Instead, the appellate court concluded that such evidence was not sufficient to establish
the psychological incapacity of respondent.43
Thus, the Court is impelled to accept the factual version of petitioner as the operative
facts. Still, the crucial question remains as to whether the state of facts as presented by
petitioner sufficiently meets the standards set for the declaration of nullity of a marriage
under Article 36 of the Family Code. These standards were definitively laid down in the
Courts 1997 ruling in Republic v. Court of Appeals44 (also known as the Molina case45),
and indeed the Court of Appeals cited the Molina guidelines in reversing the RTC in the
case at bar.46 Since Molinawas decided in 1997, the Supreme Court has yet to squarely
affirm the declaration of nullity of marriage under Article 36 of the Family Code. 47 In fact,
even before Molina was handed down, there was only one case, Chi Ming Tsoi v. Court
of Appeals,48 wherein the Court definitively concluded that a spouse was psychologically
incapacitated under Article 36.
This state of jurisprudential affairs may have led to the misperception that the remedy
afforded by Article 36 of the Family Code is hollow, insofar as the Supreme Court is
concerned.49 Yet what Molina and the succeeding cases did ordain was a set of
guidelines which, while undoubtedly onerous on the petitioner seeking the declaration of
nullity, still leave room for a decree of nullity under the proper circumstances. Molina did
not foreclose the grant of a decree of nullity under Article 36, even as it raised the bar for
its allowance.

Legal Guides to Understanding Article 36


Article 36 of the Family Code states that "[a] marriage contracted by any party who, at
the time of the celebration, was psychologically incapacitated to comply with the
essential marital obligations of marriage, shall likewise be void even if such incapacity
becomes manifest only after its solemnization."50 The concept of psychological incapacity
as a ground for nullity of marriage is novel in our body of laws, although mental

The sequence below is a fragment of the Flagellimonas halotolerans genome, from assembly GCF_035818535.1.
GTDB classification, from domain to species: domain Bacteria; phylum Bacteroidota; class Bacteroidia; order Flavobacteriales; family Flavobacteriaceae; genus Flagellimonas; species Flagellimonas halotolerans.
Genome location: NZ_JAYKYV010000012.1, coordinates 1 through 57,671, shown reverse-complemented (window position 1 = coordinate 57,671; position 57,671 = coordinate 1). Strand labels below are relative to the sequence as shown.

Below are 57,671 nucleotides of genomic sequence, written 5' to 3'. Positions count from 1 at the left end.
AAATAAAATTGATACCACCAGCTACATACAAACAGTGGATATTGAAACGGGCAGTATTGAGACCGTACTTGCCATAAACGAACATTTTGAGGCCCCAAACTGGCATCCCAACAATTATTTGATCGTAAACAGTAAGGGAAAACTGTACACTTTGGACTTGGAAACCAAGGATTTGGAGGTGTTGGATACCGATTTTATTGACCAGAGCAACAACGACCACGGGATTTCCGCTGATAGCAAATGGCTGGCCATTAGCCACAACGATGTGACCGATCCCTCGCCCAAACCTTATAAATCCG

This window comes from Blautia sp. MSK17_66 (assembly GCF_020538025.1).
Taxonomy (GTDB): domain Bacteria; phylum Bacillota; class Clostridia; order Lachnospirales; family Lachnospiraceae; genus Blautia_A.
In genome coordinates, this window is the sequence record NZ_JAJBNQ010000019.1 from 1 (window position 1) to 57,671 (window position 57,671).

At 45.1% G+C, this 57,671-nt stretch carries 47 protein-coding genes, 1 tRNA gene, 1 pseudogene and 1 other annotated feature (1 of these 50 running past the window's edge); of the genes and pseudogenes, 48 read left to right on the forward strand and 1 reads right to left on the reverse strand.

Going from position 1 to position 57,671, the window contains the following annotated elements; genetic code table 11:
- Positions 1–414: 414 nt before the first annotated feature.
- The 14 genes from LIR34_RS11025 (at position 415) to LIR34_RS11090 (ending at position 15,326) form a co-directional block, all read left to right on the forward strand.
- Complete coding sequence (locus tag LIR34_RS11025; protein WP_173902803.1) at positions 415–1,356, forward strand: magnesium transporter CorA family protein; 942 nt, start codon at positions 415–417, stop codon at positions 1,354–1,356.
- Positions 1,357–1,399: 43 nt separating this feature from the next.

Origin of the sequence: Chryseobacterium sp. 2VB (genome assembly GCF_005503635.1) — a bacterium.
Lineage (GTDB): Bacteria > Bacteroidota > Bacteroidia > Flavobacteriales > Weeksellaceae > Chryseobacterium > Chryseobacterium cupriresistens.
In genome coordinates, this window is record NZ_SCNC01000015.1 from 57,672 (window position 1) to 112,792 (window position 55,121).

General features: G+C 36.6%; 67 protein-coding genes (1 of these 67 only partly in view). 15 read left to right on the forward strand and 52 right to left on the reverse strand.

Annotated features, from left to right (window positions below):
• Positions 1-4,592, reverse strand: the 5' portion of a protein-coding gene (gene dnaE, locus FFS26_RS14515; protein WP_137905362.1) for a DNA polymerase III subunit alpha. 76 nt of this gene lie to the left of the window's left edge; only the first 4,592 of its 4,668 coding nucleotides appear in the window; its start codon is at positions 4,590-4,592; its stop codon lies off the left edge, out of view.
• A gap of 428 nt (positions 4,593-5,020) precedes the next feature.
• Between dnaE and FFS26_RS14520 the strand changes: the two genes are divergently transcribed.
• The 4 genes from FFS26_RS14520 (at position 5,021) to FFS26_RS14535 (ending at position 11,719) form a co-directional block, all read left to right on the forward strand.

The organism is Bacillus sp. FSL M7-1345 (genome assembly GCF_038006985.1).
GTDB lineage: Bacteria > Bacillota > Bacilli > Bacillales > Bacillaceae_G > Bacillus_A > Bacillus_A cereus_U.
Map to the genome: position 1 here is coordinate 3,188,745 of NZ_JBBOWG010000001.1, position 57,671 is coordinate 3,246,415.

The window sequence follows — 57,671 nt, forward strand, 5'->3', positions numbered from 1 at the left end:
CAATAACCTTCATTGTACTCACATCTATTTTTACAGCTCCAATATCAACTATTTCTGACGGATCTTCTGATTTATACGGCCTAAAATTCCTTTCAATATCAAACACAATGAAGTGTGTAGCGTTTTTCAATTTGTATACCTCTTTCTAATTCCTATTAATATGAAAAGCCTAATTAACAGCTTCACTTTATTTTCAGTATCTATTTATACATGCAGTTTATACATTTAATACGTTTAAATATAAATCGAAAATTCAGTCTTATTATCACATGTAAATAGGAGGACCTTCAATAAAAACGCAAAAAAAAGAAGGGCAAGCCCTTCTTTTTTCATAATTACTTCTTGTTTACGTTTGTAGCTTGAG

incapacity has long been recognized as a ground for the dissolution of a marriage.
The Spanish Civil Code of 1889 prohibited from contracting marriage persons "who are
not in the full enjoyment of their reason at the time of contracting marriage." 51 Marriages
with such persons were ordained as void,52 in the same class as marriages with
underage parties and persons already married, among others. A partys mental capacity
was not a ground for divorce under the Divorce Law of 1917,53 but a marriage where
"either party was of unsound mind" at the time of its celebration was cited as an
"annullable marriage" under the Marriage Law of 1929. 54 Divorce on the ground of a
spouses incurable insanity was permitted under the divorce law enacted during the
Japanese occupation.55 Upon the enactment of the Civil Code in 1950, a marriage
contracted by a party of "unsound mind" was classified under Article 85 of the Civil Code
as a voidable marriage.56 The mental capacity, or lack thereof, of the marrying spouse
was not among the grounds for declaring a marriage void ab initio.57 Similarly, among the
marriages classified as voidable under Article 45 (2) of the Family Code is one
contracted by a party of unsound mind.58
Such cause for the annulment of marriage is recognized as a vice of consent, just like
insanity impinges on consent freely given which is one of the essential requisites of a
contract.59 The initial common consensus on psychological incapacity under Article 36 of
the Family Code was that it did not constitute a specie of vice of consent. Justices
Sempio-Diy and Caguioa, both members of the Family Code revision committee that
drafted the Code, have opined that psychological incapacity is not a vice of consent, and
conceded that the spouse may have given free and voluntary consent to a marriage but
was nonetheless incapable of fulfilling such rights and obligations. 60 Dr. Tolentino likewise
stated in the 1990 edition of his commentaries on the Family Code that this
"psychological incapacity to comply with the essential marital obligations does not affect
the consent to the marriage."61

There were initial criticisms of this original understanding of Article 36 as phrased by the
Family Code committee. Tolentino opined that "psychologically incapacity to comply
would not be

the civil courts, may be given persuasive effect since the provision was taken from
Canon Law."70
We likewise observed in Republic v. Dagdag:71

juridically different from physical incapacity of consummating the marriage, which makes
the marriage only voidable under Article 45 (5) of the Civil Code x x x [and thus] should
have been a cause for annulment of the marriage only." 62 At the same time, Tolentino
noted "[it] would be different if it were psychological incapacity to understand the
essential marital obligations, because then this would amount to lack of consent to the